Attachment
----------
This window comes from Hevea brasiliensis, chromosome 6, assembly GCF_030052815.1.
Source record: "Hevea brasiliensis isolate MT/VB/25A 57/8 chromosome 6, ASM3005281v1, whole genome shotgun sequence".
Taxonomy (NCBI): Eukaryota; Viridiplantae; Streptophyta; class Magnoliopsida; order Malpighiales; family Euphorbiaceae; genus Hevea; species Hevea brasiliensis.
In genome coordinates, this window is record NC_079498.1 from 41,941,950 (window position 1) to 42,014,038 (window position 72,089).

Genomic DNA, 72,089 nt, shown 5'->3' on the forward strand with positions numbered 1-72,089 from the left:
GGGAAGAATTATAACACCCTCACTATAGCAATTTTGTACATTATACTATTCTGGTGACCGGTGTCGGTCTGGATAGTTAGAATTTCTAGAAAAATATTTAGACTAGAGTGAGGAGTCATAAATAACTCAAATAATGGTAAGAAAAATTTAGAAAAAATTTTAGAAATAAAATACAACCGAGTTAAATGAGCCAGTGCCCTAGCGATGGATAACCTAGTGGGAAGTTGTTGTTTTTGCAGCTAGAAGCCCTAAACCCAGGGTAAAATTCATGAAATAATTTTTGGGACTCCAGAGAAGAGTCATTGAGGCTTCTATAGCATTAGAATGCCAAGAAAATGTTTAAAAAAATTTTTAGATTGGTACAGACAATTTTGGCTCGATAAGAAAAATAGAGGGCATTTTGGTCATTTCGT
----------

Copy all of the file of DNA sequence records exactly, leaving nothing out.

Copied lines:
This window comes from Hevea brasiliensis, chromosome 6, assembly GCF_030052815.1.
Source record: "Hevea brasiliensis isolate MT/VB/25A 57/8 chromosome 6, ASM3005281v1, whole genome shotgun sequence".
Taxonomy (NCBI): Eukaryota; Viridiplantae; Streptophyta; class Magnoliopsida; order Malpighiales; family Euphorbiaceae; genus Hevea; species Hevea brasiliensis.
In genome coordinates, this window is record NC_079498.1 from 41,941,950 (window position 1) to 42,014,038 (window position 72,089).

Genomic DNA, 72,089 nt, shown 5'->3' on the forward strand with positions numbered 1-72,089 from the left:
GGGAAGAATTATAACACCCTCACTATAGCAATTTTGTACATTATACTATTCTGGTGACCGGTGTCGGTCTGGATAGTTAGAATTTCTAGAAAAATATTTAGACTAGAGTGAGGAGTCATAAATAACTCAAATAATGGTAAGAAAAATTTAGAAAAAATTTTAGAAATAAAATACAACCGAGTTAAATGAGCCAGTGCCCTAGCGATGGATAACCTAGTGGGAAGTTGTTGTTTTTGCAGCTAGAAGCCCTAAACCCAGGGTAAAATTCATGAAATAATTTTTGGGACTCCAGAGAAGAGTCATTGAGGCTTCTATAGCATTAGAATGCCAAGAAAATGTTTAAAAAAATTTTTAGATTGGTACAGACAATTTTGGCTCGATAAGAAAAATAGAGGGCATTTTGGTCATTTCGT